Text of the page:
My list of pre-move things to do Stateside is completed.  I can’t even fill my time with that list anymore.  So now I continue the wait for the relocation action to begin when driving to the Midland airport Sunday morning, June 3rd.   My chiropractor, Dr. David Doll, may make the housing search week with me, IF he can find another chiropractor to cover his practice.  He would be my second opinion on the various housing choices that Rachel comes up with.  If he can’t make the trip, forever friend Mary Nell Baird will go with me and be my second opinion.  Nice to know that June 3-10 week in Victoria will not be a solo endeavor.   And that is enough rambling for this posting.  Cheerio until next time.


WordPress chat tells me that my comment functionality is working, but no one has yet to comment on any of my postings here at this blog site.  Give it a try.  Click on Leave a Reply.  I would like to see if it really is working.


Journeys Far Journeys Wide

Lost count I have of the number of times I have renewed for a ten-year period my United States of America passport.  I have had a passport since spring 1974.  Must have been, say, four renewals through the decades.  I am currently good through 2024.  And who can say, by 2024 I may not need to renew the document.  By then I might just have a Canadian passport.

Wow, one month from today I will participate in the graduation ceremony for my current senior English IV students, and when done that day I will be fully retired.  One month.  Then the following day I fly to Victoria, British Columbia, to find housing and sign a lease.

In the meantime there is not much to do other than teach school my final month.  I have some forty odd packed boxes duly labeled for the move in June.  I have attended already to such things as eliminating monthly recurring drafts for nonessentials (like monthly massages) and made sure all my various insurance policies are in due order.  In March my applications with the Canadian immigration and Visa officials were duly sent.  I’ve made my last cycle of medical and dental visits and printed out hardcopies of my histories for the move.  I even earlier made my “Goodbye Texas” tour at Spring Break to see family and forever friends not living here in Midland.  So, I am simply in wait mode for June to arrive.  Guess I will read a few more novels and a bunch of short stories in the meantime.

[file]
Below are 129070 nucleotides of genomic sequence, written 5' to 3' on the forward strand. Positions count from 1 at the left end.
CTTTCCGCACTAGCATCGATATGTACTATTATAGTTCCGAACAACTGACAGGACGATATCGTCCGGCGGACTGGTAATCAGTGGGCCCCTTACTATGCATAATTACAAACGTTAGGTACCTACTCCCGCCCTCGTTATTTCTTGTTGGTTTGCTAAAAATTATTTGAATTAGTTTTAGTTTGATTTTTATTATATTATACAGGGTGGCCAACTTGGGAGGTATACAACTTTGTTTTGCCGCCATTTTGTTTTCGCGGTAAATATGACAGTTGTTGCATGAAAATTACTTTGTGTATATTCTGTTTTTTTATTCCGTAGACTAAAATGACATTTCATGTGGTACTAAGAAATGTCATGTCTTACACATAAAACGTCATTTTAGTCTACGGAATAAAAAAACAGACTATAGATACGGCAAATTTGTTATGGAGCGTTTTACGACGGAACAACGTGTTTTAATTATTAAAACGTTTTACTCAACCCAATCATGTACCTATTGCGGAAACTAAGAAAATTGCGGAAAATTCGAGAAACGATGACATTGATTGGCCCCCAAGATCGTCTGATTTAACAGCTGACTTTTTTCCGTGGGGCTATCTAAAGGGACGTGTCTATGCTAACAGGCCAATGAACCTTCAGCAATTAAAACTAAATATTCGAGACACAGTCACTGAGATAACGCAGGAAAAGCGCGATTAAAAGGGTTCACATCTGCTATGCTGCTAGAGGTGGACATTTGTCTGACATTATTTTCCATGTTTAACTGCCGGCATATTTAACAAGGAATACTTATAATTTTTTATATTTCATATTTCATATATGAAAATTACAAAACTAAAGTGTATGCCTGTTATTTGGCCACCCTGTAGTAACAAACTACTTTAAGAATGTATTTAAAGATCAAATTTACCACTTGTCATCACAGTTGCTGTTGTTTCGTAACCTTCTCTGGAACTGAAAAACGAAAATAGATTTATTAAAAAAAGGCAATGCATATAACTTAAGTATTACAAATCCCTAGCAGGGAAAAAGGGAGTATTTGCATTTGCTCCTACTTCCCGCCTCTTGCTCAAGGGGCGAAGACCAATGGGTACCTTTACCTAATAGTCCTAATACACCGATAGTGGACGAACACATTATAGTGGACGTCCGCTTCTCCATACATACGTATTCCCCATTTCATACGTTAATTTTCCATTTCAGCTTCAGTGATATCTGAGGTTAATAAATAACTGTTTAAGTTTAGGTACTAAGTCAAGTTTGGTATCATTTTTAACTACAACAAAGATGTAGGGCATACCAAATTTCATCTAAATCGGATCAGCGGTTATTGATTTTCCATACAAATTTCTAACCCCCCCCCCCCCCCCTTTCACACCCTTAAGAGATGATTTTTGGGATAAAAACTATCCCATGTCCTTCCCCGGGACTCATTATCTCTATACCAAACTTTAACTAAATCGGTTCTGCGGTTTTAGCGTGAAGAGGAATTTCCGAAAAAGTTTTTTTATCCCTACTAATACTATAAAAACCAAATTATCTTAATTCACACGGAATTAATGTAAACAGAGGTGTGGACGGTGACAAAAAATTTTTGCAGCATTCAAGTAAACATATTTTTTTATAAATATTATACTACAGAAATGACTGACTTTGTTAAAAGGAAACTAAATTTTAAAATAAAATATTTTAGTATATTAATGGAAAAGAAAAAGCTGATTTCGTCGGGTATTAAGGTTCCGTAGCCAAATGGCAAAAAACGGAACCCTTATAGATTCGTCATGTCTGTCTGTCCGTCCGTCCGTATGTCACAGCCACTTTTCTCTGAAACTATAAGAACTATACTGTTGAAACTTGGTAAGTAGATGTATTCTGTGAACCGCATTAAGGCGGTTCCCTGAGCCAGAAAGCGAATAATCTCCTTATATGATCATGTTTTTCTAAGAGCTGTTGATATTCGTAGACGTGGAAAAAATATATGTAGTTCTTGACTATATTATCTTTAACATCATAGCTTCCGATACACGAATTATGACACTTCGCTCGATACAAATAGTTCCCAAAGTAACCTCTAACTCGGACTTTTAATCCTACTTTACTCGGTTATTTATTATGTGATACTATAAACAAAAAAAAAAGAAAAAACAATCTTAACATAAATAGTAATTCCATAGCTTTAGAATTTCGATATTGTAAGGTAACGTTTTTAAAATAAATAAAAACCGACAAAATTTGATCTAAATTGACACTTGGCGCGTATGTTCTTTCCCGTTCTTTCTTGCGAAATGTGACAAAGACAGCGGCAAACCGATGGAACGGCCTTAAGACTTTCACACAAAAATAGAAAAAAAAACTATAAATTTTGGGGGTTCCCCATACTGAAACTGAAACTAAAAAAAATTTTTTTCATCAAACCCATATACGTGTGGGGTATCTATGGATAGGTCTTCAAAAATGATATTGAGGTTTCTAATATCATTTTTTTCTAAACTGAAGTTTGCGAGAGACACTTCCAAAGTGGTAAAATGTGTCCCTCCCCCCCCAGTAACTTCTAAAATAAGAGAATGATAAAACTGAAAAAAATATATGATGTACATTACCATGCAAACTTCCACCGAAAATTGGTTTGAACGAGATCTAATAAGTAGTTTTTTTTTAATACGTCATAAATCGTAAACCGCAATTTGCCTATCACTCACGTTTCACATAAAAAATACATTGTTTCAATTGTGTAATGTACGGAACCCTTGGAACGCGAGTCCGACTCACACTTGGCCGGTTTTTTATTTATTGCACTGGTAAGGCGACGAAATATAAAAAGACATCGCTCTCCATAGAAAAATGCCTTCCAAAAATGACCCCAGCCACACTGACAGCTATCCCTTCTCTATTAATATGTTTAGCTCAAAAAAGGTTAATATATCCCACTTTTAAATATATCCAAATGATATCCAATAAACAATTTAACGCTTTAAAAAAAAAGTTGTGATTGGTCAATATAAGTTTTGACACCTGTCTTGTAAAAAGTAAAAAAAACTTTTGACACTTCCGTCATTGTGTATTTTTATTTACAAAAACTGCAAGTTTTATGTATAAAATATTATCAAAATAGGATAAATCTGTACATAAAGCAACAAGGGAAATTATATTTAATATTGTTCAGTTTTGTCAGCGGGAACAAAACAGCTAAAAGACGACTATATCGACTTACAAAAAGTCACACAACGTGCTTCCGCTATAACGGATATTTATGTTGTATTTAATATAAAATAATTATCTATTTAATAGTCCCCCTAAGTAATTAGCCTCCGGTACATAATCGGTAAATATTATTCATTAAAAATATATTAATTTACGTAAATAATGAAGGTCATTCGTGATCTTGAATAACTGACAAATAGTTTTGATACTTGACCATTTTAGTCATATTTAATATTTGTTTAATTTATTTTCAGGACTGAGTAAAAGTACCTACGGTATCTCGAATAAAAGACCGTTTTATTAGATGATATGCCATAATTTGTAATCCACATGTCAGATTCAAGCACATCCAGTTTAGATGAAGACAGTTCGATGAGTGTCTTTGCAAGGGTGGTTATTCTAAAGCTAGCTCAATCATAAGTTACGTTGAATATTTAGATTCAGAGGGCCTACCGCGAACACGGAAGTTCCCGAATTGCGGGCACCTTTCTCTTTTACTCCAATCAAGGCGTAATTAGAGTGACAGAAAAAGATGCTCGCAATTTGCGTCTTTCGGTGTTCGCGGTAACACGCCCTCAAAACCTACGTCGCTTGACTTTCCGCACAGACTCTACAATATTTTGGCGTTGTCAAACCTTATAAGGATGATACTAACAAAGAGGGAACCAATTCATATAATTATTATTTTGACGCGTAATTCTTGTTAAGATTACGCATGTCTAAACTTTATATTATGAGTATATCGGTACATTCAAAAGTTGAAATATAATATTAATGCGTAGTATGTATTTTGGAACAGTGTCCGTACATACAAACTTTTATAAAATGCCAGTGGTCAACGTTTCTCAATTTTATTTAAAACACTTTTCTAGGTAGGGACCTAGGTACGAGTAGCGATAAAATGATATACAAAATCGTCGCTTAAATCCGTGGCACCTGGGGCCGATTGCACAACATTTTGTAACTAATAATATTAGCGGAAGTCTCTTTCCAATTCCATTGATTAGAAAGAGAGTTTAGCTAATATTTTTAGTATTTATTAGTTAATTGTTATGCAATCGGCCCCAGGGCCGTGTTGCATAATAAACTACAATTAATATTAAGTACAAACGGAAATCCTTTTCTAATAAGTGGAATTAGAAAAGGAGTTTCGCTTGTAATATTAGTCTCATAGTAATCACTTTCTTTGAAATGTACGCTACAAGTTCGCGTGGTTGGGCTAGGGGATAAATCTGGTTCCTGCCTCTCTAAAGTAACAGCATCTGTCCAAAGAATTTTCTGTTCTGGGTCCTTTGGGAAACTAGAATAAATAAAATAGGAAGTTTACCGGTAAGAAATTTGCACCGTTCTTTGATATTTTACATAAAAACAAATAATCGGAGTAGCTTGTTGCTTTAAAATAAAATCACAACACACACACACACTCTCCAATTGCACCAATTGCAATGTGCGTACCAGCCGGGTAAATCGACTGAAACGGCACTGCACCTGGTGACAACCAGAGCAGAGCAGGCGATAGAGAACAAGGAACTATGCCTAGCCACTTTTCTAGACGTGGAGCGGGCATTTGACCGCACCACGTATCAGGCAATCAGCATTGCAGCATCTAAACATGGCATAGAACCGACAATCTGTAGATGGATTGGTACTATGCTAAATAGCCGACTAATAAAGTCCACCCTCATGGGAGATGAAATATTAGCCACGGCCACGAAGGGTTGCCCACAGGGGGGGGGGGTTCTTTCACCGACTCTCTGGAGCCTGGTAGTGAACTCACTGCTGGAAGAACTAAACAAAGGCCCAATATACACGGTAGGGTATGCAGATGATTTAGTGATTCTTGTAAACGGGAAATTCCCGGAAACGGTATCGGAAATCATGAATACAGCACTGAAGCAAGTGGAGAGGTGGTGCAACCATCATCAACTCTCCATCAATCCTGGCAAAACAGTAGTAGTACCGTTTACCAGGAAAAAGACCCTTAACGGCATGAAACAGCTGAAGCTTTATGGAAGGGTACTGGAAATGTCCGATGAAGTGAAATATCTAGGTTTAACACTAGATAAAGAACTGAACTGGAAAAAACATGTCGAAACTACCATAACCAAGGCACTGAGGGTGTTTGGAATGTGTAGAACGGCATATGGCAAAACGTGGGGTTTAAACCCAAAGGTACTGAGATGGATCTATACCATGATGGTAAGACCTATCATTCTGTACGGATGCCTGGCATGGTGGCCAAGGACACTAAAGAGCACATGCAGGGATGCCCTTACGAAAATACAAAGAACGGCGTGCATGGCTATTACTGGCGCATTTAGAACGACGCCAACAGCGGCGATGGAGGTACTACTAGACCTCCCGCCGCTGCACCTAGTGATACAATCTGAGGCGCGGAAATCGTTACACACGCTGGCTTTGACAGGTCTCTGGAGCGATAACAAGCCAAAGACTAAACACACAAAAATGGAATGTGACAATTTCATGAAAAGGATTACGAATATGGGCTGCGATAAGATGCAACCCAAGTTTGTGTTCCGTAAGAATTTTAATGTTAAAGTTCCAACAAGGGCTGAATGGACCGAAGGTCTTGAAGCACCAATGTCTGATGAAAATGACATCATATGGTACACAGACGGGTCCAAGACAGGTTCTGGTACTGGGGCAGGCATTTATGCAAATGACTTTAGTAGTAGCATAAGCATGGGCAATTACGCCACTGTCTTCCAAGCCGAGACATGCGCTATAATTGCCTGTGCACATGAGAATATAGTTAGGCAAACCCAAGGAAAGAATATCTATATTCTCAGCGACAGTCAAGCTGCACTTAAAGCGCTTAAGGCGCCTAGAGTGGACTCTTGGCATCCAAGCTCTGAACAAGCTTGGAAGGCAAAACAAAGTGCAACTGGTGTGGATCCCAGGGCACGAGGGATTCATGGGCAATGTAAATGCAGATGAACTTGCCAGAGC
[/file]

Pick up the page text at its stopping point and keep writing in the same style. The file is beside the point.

Looking back I am not too pleased with the poetic qualities of Expatriate Dreams; that one can use some rethinking and revision.  Guess I can do that too.  But for today, here is another poem with which I am quite pleased in the form of an “ode.”  Odes are poems which praise a person, thing, or abstract idea.  This one praises a thing, a tangible material object.

Journeys Far Journeys Wide

 Signature of Bearer

Signature Du Titulaie

Firma Del Titular

Not Valid Until Signed.


I with proud ebony ink

my first, then middle, then

last name thereon inscribed

Now Valid Now Signed.


220802356 my official number

Department of State approved

Nationality—[snare drum roll]

The United States of America.


Quite thin, dark blue cover gold leaf

an eagle with olive branch and arrows

displays our elegant—Seal of America—

merely 3-½ by 5 inches tall and wide.


My smiling photograph inside

Date & place of birth my gender

Valid until the sixth day of February

Ten glorious years on into my future.


Immigration Officer stamps within

Heathrow/Gatwick airports in London

Charles De Gaul International Paris

Ports of call in Canada, Brazil, Scotland.


Tattered, worn by frequent use still

Property of the U.S. Government

On loan to me as is my very life

on loan from God—I must journey.


Travel on through days wend my ways

through God’s gift of life carrying always

My faith & my praise thankful to both

God and to my nation for my Passport.


© January 2010, G. Randall Willis